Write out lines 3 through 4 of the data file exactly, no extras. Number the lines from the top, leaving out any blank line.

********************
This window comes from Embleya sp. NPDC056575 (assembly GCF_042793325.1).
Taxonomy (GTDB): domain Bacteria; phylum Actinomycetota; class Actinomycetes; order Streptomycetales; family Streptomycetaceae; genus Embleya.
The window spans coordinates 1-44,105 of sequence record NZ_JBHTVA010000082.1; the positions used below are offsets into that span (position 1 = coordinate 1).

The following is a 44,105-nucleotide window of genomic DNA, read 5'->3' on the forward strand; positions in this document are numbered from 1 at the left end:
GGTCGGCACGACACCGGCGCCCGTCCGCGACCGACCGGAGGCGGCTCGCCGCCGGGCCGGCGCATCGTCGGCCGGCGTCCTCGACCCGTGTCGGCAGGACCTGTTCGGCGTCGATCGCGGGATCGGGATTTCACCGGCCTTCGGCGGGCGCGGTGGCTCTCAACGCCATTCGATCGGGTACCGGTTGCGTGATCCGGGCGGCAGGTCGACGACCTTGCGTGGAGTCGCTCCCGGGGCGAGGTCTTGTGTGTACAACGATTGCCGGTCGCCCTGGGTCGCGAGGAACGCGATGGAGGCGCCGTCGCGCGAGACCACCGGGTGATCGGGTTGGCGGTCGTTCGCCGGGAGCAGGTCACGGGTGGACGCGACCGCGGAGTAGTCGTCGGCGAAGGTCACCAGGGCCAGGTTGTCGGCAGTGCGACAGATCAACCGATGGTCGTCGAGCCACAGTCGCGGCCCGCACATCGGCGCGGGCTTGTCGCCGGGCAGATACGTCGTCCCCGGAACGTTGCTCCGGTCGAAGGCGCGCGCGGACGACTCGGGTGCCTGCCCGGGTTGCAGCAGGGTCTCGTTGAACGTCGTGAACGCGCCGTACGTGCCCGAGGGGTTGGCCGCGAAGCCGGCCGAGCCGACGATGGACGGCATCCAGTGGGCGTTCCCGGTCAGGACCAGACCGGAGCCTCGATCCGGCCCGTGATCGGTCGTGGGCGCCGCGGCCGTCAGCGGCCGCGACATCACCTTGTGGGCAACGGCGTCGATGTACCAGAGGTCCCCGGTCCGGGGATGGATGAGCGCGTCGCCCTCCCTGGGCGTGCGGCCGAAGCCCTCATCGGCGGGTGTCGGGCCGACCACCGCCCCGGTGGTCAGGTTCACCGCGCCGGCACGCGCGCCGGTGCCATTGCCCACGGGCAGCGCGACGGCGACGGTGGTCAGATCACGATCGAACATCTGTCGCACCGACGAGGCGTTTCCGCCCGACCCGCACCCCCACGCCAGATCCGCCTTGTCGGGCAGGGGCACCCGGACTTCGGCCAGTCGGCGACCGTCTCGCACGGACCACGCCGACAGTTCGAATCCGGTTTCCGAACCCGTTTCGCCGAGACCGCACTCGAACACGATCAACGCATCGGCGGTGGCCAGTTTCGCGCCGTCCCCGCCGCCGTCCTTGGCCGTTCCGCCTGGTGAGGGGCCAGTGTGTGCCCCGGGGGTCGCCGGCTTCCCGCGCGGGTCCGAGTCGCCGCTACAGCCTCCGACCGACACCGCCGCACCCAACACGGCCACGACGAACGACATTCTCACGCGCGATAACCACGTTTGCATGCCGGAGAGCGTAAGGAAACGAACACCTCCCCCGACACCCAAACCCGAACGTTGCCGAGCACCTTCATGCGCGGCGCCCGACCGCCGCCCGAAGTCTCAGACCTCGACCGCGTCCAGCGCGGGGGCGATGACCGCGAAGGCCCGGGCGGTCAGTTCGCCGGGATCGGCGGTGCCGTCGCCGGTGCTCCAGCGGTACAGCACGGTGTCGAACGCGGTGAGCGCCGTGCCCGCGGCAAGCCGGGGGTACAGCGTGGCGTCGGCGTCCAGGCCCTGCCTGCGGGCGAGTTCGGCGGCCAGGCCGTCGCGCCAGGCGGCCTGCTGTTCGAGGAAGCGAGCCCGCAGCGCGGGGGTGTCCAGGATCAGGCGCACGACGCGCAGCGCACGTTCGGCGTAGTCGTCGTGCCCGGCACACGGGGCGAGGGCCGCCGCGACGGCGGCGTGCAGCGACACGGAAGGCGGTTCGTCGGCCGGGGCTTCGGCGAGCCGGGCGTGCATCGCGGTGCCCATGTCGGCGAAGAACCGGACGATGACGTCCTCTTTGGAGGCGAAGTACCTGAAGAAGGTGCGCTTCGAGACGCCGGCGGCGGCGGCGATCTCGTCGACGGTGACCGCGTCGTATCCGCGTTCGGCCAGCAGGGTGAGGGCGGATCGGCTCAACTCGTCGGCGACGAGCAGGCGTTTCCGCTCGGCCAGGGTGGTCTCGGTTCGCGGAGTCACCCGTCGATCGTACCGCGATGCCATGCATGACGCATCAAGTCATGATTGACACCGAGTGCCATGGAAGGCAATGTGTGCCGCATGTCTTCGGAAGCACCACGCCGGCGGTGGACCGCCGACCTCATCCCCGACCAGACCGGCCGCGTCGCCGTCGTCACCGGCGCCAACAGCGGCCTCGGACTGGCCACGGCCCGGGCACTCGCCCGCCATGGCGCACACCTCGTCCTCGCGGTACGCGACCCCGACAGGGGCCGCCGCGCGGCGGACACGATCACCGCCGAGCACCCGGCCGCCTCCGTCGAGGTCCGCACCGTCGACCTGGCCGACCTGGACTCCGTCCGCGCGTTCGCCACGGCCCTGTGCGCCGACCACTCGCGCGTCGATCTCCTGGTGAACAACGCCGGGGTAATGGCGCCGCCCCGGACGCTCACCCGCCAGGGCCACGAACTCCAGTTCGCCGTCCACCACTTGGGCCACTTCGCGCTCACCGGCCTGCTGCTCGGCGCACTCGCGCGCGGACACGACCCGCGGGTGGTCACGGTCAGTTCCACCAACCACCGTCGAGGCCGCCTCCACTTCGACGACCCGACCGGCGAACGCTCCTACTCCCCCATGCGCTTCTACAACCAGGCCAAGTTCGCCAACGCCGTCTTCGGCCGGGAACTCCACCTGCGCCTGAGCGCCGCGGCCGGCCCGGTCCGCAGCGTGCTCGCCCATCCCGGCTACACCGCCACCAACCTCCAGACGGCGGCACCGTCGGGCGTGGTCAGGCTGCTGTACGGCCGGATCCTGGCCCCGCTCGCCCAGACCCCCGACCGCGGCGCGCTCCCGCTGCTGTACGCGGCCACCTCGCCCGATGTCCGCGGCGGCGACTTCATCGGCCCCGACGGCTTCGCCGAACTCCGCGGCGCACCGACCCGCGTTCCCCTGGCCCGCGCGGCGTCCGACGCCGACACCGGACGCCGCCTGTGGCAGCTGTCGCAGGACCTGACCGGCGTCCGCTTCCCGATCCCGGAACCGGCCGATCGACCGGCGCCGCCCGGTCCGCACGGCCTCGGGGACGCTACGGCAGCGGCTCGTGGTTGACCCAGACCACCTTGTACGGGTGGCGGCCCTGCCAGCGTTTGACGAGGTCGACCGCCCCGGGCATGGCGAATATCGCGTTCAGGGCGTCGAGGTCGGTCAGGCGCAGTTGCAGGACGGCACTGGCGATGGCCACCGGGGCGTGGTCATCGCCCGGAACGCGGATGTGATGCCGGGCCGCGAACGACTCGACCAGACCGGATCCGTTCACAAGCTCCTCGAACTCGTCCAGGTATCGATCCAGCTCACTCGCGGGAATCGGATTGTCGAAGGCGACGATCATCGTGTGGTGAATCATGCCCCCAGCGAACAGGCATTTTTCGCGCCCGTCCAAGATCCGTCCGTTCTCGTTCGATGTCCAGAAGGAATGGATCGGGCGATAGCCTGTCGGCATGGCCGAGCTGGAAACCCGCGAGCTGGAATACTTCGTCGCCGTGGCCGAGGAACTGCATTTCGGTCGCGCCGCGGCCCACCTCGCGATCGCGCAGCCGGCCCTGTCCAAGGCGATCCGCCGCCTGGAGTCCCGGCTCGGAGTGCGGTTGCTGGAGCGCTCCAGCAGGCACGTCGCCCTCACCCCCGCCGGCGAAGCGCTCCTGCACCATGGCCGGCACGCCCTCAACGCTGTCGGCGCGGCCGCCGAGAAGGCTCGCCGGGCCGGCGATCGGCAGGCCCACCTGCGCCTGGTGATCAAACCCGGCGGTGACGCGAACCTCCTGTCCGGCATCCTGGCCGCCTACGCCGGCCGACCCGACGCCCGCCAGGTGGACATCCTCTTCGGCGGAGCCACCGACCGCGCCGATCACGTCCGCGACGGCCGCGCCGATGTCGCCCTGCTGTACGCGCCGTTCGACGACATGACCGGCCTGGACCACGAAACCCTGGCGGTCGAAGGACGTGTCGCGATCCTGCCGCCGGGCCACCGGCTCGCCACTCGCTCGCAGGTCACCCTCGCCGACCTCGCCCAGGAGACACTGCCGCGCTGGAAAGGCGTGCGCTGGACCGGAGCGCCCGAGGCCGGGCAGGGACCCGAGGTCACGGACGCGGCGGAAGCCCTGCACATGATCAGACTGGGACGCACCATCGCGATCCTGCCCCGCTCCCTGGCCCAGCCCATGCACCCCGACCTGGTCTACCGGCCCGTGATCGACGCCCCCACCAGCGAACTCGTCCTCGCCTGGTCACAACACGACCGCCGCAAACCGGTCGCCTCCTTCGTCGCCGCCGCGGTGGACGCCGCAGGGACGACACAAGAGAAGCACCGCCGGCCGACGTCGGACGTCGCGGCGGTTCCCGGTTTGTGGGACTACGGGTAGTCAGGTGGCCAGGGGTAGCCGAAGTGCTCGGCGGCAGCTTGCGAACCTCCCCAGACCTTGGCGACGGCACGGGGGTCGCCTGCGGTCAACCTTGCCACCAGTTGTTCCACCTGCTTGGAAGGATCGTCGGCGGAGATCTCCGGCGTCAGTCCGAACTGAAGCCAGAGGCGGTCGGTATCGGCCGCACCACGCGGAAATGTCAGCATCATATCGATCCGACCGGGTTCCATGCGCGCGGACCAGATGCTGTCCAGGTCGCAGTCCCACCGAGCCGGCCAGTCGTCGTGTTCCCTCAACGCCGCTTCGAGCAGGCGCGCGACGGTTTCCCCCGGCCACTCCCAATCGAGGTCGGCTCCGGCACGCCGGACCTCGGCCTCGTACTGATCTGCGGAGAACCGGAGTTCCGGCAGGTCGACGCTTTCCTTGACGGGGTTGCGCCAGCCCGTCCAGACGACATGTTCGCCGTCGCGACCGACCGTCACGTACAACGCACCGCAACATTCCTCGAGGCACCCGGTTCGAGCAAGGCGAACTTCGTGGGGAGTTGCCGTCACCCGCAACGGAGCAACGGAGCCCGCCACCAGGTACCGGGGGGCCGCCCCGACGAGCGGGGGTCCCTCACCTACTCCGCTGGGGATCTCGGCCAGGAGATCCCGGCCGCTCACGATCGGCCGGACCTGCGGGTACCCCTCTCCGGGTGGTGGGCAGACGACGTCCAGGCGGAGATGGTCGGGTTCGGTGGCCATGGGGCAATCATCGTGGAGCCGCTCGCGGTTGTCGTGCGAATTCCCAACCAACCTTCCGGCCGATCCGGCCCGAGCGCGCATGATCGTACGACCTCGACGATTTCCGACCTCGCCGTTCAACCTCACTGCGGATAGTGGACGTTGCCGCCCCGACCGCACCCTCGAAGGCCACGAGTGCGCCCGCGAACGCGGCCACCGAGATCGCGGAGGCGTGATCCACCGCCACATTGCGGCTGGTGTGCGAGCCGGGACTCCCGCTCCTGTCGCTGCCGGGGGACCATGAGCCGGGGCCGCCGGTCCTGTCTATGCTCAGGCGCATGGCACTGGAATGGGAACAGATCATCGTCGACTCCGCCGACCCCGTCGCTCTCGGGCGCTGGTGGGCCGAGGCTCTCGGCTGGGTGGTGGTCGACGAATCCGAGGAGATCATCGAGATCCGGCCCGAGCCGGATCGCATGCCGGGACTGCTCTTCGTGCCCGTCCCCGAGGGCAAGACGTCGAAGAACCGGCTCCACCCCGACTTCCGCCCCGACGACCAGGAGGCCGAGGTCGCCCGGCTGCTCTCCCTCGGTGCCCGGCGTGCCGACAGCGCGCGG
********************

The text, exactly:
The window spans coordinates 1-44,105 of sequence record NZ_JBHTVA010000082.1; the positions used below are offsets into that span (position 1 = coordinate 1).

The following is a 44,105-nucleotide window of genomic DNA, read 5'->3' on the forward strand; positions in this document are numbered from 1 at the left end: